In IRENA’s first “Global Renewables Outlook” a comprehensive long-term energy transformation strategy as provided, which include among other findings:

  • Post-COVID recovery measures could drive a lasting shift in the global energy mix.
  • Linking the short-term recovery to medium and long-term strategies is paramount to achieving the Sustainable Development Goals (SDGs) and the Paris Agreement on Climate Change.
  • National and regional energy transitions can help to build resilient economies and societies.
  • Energy transition investment can boost GDP and create jobs in the 2021-23 recovery phase.
  • Green investment will be vital to mobilize upfront finance for the transition.
  • Each million dollars invested in renewables or energy flexibility would create at least 25 jobs, while each million invested in efficiency would create about 10 jobs.
  • Compared to current plans, an accelerated energy transition could add 5.5 million more jobs by 2023.
  • Employment in all regions of the world, even where fossil-fuel jobs are now concentrated.
  • Immediate investment increases could put renewable power generation on track to grow five times faster.
  • Renewables, although affected along with the rest of the economy, appear more resilient than other parts of the energy sector.

Opportunities and Threats

From the International Renewable Energy Agency (IRENA) outline strategies, one could clearly find the major opportunities the energy transition presents as outlined by the International Labour Organization (ILO), which includes;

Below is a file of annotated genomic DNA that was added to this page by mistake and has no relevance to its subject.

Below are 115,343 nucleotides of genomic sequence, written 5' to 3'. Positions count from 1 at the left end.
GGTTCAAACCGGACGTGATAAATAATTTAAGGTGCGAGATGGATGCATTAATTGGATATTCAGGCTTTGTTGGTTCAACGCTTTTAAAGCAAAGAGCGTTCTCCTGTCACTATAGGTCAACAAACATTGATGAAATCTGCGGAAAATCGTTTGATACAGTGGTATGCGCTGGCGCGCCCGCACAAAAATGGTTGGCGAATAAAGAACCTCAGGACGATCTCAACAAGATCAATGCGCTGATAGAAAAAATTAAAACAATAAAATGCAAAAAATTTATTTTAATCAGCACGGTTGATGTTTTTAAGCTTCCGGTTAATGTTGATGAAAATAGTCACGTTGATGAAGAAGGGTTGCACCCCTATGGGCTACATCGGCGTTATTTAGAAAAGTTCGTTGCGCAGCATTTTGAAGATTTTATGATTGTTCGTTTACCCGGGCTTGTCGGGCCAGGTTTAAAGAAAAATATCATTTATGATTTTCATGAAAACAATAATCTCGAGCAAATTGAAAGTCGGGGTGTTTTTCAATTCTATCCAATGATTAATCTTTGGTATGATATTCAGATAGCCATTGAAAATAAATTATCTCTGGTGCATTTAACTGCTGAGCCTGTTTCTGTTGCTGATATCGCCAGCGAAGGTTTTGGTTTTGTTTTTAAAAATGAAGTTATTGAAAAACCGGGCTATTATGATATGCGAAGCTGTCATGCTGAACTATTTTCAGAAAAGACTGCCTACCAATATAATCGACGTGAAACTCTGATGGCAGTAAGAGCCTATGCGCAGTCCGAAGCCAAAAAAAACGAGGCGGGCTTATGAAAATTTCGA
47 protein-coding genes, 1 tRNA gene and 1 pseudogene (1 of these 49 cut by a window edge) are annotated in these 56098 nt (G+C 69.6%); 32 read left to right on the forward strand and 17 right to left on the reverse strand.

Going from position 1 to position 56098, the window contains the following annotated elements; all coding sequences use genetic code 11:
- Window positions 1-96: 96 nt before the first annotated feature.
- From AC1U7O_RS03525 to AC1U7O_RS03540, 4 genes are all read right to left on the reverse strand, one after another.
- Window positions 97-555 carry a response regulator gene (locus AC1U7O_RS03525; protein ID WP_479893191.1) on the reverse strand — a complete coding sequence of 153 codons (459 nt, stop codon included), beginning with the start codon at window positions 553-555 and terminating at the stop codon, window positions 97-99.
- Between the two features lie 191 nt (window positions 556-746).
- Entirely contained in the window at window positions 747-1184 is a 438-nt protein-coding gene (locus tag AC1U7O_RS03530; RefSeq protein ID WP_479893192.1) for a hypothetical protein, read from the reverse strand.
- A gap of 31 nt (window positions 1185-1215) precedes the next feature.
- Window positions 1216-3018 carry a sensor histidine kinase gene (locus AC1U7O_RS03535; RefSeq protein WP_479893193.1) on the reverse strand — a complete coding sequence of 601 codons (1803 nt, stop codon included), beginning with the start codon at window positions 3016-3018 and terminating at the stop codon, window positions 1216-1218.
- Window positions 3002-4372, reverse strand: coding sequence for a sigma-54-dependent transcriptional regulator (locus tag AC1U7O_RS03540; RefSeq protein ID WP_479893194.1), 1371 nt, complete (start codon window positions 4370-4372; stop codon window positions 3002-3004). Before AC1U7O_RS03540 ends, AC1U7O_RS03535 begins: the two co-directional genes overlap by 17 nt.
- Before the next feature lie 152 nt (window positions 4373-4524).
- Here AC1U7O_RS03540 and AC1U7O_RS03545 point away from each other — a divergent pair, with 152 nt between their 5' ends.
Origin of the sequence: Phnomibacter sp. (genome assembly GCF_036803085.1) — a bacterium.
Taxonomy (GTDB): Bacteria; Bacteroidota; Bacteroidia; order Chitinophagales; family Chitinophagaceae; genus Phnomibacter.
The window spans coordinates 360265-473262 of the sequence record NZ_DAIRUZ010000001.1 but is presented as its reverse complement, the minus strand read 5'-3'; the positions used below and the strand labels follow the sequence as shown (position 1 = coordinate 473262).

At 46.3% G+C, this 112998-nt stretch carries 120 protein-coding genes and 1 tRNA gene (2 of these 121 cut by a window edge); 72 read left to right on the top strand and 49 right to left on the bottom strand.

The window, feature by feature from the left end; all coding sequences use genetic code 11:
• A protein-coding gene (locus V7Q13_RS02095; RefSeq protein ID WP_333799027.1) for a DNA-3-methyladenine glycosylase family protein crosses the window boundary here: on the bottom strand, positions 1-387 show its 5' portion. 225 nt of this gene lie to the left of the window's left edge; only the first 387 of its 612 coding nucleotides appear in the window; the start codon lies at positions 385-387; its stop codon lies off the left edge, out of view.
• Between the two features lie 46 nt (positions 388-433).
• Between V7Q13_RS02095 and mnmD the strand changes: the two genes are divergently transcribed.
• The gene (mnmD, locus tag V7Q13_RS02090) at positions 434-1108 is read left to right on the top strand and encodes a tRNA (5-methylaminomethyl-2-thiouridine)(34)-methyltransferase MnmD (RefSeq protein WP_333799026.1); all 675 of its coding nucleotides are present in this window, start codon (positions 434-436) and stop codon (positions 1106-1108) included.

• Net gains in total employment from realizing the potential to create significant numbers of additional decent jobs through investments into environmentally sustainable production and consumption and management of natural resources.
  • Improvements in job quality and incomes on a large scale from more productive processes, as well as greener products and services in sectors like agriculture, construction, and tourism.
  • Improved access to affordable, environmentally sustainable energy and payments for environmental services, for instance, which are of particular relevance to women and residents in rural areas.

In spite of the massive opportunities presented by the energy transition, there are equally negative impacts accompanying the transition as found by the ILO, and which includes;

  • Economic restructuring, resulting in the displacement of workers and possible job losses and job creation attributable to the greening of enterprises and workplaces.
  • The need for enterprises, workplaces and communities to adapt to climate change to avoid loss of assets and livelihoods and involuntary migration; and
  • Adverse effects on the incomes of poor households from higher energy and commodity prices.

Given the scale and urgency of these environmental and employment challenges, it is clear that the world will have neither the resources nor the time to tackle the opportunities and threats separately or consecutively.

 A Just Transition

The experiences over the past one and a half year has clearly shown that the fight against climate change and the commitment to clean and inclusive energy transition have become clear guidelines for the global agenda, as many countries and regional blocks prioritize them in their agendas. The objective is to achieve the goals of the energy transition, while at the same time minimizing negative impacts. So the two- energy transition and just transition, must go hand in hand.

According to the International Institute for Sustainable Development (IISD), the energy transitions are about people: those who make the decisions and the ones affected by those decisions. A “just transition” approach ensures that the affected people are considered by those making decisions.